storefronts Vancouver?

14 Feb

via flickr yuu@photography

“Helping local individuals and groups to work with councils in converting less glamourous spaces to good use” – The Times.

For the past 22 years, as part of the City’s revilalization efforts, the Portland (OR) Development Commission has offered a Storefront Improvement Program to help rebuild business districts and enhance surrounding neighborhoods.

The Empty Shops Network was created in London, UK in 2001 to support new and old business, give space to the creative industry and for social enterprise by adding art, culture, community and a punch of fun to high streets.

Storefronts Seattle is a neighbourhood activiation program, supporting the health and viality of a city’s walking neighbourhoods through temporary pairings of artists and creative businesses with vacant storefronts spaces. Storefronts Seattle started in September 2011, and is currently accepting applications for their 2012 Projects Roster until February 22nd, 2012.

Other cities with similar programs include: Manhatten, NY (Swing Space), New Haven, CT, (Our Empty Space), Charlottesville, VA (Commonplace Arts), Newcastle, Australia (Renew Newcastle), Scotland, Wales, and Northern Ireland.

via Celebrate Everyday!, purl soho

These empty storefront programs, such as the one in Portland, are often run by state and local government that provide cash grants and technical assistance to business and property owners to:

  • Help new and established businesses attract customers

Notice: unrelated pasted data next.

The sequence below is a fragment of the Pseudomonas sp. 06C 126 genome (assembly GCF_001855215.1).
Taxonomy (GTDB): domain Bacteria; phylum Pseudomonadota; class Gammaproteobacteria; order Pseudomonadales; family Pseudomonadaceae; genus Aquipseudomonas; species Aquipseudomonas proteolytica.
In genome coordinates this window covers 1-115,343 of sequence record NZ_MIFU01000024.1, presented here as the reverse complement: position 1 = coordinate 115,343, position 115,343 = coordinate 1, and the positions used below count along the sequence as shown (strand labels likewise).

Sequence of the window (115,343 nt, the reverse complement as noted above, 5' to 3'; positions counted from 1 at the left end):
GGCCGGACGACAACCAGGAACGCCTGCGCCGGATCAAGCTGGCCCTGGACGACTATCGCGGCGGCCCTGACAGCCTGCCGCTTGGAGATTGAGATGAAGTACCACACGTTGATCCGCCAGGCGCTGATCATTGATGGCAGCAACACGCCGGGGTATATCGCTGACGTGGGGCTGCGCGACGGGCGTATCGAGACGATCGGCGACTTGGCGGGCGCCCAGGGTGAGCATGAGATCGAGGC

• Leverage private investment from current owners and inspire improvements to neighbouring buildings
  • Enhance the appearance and charm of commercial areas while building a safer street environment
  • Re-establish pride in various neighbourhoods throughout the city

Reading all of these articles makes me wonder why Vancouver, BC doesn’t have its own empty shops network? I know that pop up shops has been “popping” up around the City, but a creative enterprise such as this program would be a perfect place for local artists to create temporary installations (see this most recent project in Willesden), to provide artists a creative space to pursue new projects, and for local organizations and designers / crafters / artists to test out new business ideas and create a short term retail space. Do you think that we should have similar to this in Vancouver? Would love to hear your thoughts!

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7 Responses to “storefronts Vancouver?”

  1. janis - pinecone camp February 14, 2012 at 08:00 #

    Vancouver is the perfect candidate for this kind of a program. There are so many empty store fronts along Main Street, Commercial Drive, Gastown, etc. Would love to see something like this happen. I’ll volunteer!

  2. Maria February 14, 2012 at 08:50 #

    Absolutely love the idea! Vancouver needs something like this. Good job Lotus.

  3. Sandra February 14, 2012 at 09:40 #

    First some love for Purl Soho – sniff…missing NYC!!!

    Yes, definitely it should be here in Vancouver. We need some MORE original styling to combat all the generic chain storefronts!

  4. Stacy February 14, 2012 at 20:25 #

    Just days ago several beautiful old storefronts were demolished at West Broadway and Alma (the old Hartley & Marks Publishers). I was so sad to see sweet tiled storefronts with bay windows gone just like that. It’s all about development it seems (sigh).

  5. Lana Vugteveen February 15, 2012 at 08:07 #

    This is an excellent idea! I’m all for it. I can’t believe this hasn’t already happened considering Vancouver is perfect for this kind of thing.

  6. Sachin February 15, 2012 at 08:07 #

    Yes! Great idea!!

  7. Ashley Peters February 16, 2012 at 13:27 #

    I love, love, love this idea. It’s a win, win for all.

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